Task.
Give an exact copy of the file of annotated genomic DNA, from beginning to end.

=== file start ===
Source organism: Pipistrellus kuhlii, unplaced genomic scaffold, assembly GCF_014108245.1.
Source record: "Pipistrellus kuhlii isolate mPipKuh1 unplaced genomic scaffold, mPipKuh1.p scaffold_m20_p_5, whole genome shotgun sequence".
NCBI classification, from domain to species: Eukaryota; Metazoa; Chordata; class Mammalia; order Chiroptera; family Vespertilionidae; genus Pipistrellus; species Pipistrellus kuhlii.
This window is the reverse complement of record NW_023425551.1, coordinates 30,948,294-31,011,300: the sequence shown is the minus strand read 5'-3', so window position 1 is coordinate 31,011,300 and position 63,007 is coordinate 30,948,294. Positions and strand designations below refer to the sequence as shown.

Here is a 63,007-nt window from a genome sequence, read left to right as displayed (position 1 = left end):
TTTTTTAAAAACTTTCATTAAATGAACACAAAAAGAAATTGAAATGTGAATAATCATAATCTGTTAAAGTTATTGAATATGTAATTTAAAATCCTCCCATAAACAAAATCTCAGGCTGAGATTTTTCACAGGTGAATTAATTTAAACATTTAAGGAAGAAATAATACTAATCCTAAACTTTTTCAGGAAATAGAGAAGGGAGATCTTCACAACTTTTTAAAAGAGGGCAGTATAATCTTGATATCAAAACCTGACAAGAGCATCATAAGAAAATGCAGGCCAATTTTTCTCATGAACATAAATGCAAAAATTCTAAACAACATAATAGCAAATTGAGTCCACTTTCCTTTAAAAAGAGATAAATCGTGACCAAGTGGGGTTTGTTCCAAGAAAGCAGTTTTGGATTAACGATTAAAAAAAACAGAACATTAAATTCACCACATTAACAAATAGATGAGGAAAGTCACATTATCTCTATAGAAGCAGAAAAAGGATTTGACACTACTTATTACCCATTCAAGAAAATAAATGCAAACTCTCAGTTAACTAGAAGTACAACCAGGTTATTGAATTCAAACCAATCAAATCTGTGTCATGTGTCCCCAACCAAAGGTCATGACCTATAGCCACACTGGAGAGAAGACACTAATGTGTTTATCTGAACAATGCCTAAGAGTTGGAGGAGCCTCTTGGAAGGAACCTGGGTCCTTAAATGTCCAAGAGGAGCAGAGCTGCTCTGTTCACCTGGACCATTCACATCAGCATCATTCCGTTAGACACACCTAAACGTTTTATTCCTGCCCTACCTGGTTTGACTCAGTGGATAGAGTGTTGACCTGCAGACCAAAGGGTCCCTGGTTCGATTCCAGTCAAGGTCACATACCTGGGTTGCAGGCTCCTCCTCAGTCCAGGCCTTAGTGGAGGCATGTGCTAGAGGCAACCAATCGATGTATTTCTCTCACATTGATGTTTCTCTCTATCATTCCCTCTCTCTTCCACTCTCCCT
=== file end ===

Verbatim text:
Source organism: Pipistrellus kuhlii, unplaced genomic scaffold, assembly GCF_014108245.1.
Source record: "Pipistrellus kuhlii isolate mPipKuh1 unplaced genomic scaffold, mPipKuh1.p scaffold_m20_p_5, whole genome shotgun sequence".
NCBI classification, from domain to species: Eukaryota; Metazoa; Chordata; class Mammalia; order Chiroptera; family Vespertilionidae; genus Pipistrellus; species Pipistrellus kuhlii.
This window is the reverse complement of record NW_023425551.1, coordinates 30,948,294-31,011,300: the sequence shown is the minus strand read 5'-3', so window position 1 is coordinate 31,011,300 and position 63,007 is coordinate 30,948,294. Positions and strand designations below refer to the sequence as shown.

Here is a 63,007-nt window from a genome sequence, read left to right as displayed (position 1 = left end):
TTTTTTAAAAACTTTCATTAAATGAACACAAAAAGAAATTGAAATGTGAATAATCATAATCTGTTAAAGTTATTGAATATGTAATTTAAAATCCTCCCATAAACAAAATCTCAGGCTGAGATTTTTCACAGGTGAATTAATTTAAACATTTAAGGAAGAAATAATACTAATCCTAAACTTTTTCAGGAAATAGAGAAGGGAGATCTTCACAACTTTTTAAAAGAGGGCAGTATAATCTTGATATCAAAACCTGACAAGAGCATCATAAGAAAATGCAGGCCAATTTTTCTCATGAACATAAATGCAAAAATTCTAAACAACATAATAGCAAATTGAGTCCACTTTCCTTTAAAAAGAGATAAATCGTGACCAAGTGGGGTTTGTTCCAAGAAAGCAGTTTTGGATTAACGATTAAAAAAAACAGAACATTAAATTCACCACATTAACAAATAGATGAGGAAAGTCACATTATCTCTATAGAAGCAGAAAAAGGATTTGACACTACTTATTACCCATTCAAGAAAATAAATGCAAACTCTCAGTTAACTAGAAGTACAACCAGGTTATTGAATTCAAACCAATCAAATCTGTGTCATGTGTCCCCAACCAAAGGTCATGACCTATAGCCACACTGGAGAGAAGACACTAATGTGTTTATCTGAACAATGCCTAAGAGTTGGAGGAGCCTCTTGGAAGGAACCTGGGTCCTTAAATGTCCAAGAGGAGCAGAGCTGCTCTGTTCACCTGGACCATTCACATCAGCATCATTCCGTTAGACACACCTAAACGTTTTATTCCTGCCCTACCTGGTTTGACTCAGTGGATAGAGTGTTGACCTGCAGACCAAAGGGTCCCTGGTTCGATTCCAGTCAAGGTCACATACCTGGGTTGCAGGCTCCTCCTCAGTCCAGGCCTTAGTGGAGGCATGTGCTAGAGGCAACCAATCGATGTATTTCTCTCACATTGATGTTTCTCTCTATCATTCCCTCTCTCTTCCACTCTCCCT